The women of Na Nong Bong, a small village in northeastern Thailand, sell hand-woven scarves to sustain themselves and raise money for their local activist organization, Kon Rak Ban Keud (People Who Love Their Hometown). They do so with a distinct purpose: to protest a mining company they say is contaminating their drinking water and food sources.
Molly Gurney ’18, an international development and social change (IDSC) major and Steinbrecher Fellow at Clark University, learned about the women — who sell scarves via the Radical Grandma Collective — and Kon Rak Ban Keud during an intensive study-abroad visit to Thailand last summer. She became so interested in how the villagers remained united and pushed back against the gold mining company that she extended her time in Thailand by a month to find out more.
Gurney, whose study-abroad program had included a crash course in the Thai language, arranged to stay with a Na Nong Bong family in their two-story cement house, where she shared their meals, and slept, like the family, enveloped in mosquito netting on floor mats. During her time there, she learned more about Kon Rak Ban Keud and carried out in-depth interviews with a dozen of its female members to better understand their roles as activists. Gurney was particularly interested in the social structures that allowed the women to be politically active, and how they developed economically and socially over the 10-year-plus period. She has since expanded her focus to explore how defining home and place for community groups reinforces collective identities.
About Molly Gurney ’18
Majors: International Development and Social Change
Hometown: Brattleboro, Vt.
“The overwhelming majority of Kon Rak Ban Keud members are women, and its leaders are mainly women,” Gurney notes. “While some of the women are subject to familial constraints surrounding their activism, men support the movement — the women consider them supporters and protectors. These differing perceptions of men and women create different gender roles in the context of collective action. The women definitely talk more in meetings and protests; they use social networks with other women.”
Gurney says that when confronting government officials, the activists use gender differences to their advantage. For example, they put women in the front at public demonstrations and feature them as spokespeople to enhance the message and minimize the potential for violence.
“Many of the female activists see women as more proactive and having better ideas than their male counterparts,” she says.
Gurney’s research is the subject of her honors thesis titled “The Agency of Women in the Grassroots Organization Kon Rak Ban Keud: Mobilizing Against Gold Mining in Rural Northeast Thailand.” Her experience and Clark education are preparing her for a career in which she will foster cross-cultural connections to work toward equal opportunities and environmental sustainability.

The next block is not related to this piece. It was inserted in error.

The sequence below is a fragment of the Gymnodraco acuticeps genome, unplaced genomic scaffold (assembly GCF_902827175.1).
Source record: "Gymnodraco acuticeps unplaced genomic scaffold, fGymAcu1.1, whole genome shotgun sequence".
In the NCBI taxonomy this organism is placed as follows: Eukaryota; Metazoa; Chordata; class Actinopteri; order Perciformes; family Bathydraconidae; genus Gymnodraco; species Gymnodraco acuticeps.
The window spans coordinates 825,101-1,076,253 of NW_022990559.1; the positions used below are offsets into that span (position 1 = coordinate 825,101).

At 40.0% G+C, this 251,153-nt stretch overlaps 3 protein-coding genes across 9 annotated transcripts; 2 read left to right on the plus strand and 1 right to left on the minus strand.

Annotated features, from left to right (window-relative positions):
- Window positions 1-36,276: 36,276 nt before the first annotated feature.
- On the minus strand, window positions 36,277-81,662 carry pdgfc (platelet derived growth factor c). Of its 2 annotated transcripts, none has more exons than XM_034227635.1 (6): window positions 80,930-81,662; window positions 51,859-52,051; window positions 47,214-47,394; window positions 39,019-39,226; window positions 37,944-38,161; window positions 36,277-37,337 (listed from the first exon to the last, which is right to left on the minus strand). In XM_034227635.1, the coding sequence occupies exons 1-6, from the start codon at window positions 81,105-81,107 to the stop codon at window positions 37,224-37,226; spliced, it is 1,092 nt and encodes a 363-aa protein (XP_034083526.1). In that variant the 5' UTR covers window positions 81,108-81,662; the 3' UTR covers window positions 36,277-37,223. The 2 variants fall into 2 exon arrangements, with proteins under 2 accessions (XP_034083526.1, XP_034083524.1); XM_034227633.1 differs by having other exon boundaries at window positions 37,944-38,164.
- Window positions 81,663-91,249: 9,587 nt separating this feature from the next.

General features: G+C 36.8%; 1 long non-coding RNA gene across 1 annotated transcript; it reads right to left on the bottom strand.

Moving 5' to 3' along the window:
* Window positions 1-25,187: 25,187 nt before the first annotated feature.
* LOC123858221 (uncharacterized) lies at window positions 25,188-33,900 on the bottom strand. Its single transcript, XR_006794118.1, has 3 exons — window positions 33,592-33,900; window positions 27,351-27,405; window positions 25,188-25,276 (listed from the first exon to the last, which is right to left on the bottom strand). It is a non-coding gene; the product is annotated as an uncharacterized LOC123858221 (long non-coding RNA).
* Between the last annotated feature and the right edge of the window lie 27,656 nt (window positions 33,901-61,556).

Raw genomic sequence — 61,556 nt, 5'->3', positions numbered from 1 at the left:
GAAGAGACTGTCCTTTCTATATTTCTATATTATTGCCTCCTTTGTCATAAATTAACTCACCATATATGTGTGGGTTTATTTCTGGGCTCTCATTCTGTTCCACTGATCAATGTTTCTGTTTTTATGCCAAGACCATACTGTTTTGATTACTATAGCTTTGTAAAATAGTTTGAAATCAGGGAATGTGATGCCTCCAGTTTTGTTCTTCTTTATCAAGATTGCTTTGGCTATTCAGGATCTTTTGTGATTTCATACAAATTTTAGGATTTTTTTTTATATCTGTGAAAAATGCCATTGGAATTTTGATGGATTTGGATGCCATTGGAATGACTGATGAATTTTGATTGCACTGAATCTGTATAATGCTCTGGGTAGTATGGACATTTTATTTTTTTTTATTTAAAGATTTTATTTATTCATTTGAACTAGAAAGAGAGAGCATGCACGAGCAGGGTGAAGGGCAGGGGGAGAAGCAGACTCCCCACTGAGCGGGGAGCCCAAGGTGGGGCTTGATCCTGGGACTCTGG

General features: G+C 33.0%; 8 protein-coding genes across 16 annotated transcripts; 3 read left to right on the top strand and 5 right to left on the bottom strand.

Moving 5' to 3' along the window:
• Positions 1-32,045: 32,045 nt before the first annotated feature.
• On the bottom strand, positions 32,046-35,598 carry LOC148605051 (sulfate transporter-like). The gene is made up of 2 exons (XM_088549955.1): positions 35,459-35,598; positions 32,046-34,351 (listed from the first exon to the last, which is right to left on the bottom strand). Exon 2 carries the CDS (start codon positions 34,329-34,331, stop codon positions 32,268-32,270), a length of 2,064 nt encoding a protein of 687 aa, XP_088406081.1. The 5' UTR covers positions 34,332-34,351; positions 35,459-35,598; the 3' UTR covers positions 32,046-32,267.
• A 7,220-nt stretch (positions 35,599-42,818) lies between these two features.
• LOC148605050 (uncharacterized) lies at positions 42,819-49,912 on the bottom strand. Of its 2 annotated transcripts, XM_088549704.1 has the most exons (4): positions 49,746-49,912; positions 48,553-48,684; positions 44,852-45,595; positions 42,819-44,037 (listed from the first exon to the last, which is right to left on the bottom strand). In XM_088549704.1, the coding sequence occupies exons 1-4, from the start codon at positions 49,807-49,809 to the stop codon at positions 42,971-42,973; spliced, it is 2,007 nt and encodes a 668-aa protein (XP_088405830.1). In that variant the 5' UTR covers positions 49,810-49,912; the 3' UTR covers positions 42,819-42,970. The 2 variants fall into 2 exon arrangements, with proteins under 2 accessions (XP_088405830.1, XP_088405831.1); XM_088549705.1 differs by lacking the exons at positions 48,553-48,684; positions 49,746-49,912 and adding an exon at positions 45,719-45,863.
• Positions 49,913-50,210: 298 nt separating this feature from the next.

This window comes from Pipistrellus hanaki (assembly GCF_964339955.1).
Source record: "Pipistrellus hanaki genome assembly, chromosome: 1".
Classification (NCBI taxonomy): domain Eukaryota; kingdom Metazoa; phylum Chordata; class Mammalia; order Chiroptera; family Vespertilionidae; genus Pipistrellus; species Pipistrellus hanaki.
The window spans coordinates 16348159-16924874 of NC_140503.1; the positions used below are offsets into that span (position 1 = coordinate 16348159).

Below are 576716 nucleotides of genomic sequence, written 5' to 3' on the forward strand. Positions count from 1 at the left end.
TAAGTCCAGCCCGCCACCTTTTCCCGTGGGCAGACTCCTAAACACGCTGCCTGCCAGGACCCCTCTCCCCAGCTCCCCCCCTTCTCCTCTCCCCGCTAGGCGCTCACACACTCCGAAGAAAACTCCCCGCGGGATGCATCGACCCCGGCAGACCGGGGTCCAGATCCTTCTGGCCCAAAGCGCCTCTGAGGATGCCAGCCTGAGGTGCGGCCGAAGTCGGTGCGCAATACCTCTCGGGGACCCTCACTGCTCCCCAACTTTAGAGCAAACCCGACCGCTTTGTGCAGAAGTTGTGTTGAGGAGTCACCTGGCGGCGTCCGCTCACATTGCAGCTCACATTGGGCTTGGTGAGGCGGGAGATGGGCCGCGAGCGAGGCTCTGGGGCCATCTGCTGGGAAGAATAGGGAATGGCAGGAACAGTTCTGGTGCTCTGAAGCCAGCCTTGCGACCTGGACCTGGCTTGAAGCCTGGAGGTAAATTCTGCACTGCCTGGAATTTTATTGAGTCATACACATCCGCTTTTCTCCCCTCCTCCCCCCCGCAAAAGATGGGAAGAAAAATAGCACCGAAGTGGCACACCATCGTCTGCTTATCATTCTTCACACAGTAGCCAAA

“Seeing environmental destruction caused by Western-driven consumerism with my own eyes has solidified my environmentally focused career direction,” she reflects, adding that her major “continuously challenges me to critically examine mainstream development initiatives and the role of Westerners within them.”
On returning to the familiar environment of Clark, Gurney realized she had changed. As well as feeling more proficient in the people skills needed to build collaborative relationships, she cites a better understanding of how to handle research challenges.
“I was always told that research is not a linear process,” she explains. “But it was still a learning experience to be doing independent research and have unpredictable obstacles arise. Learning to stay calm and stable during the rocky points, and discovering new ways to get around them, was a very valuable lesson for me to learn.”
Gurney says she applied to Clark because it seemed like an open-minded environment with authentic and original people.
“Different dimensions of the University have shaped me personally and academically,” she says. “Facing existential crises in philosophy classes, critically thinking about international work in IDSC classes, nights filled with the power of artistic expression, and heated discussions with fellow students and friends, have led me to pursue a direction filled with meaning, love, diversity and social change.”
Editor’s note: The handiwork of the Kon Rak Ban Keud women can be purchased through the Radical Grandma Collective.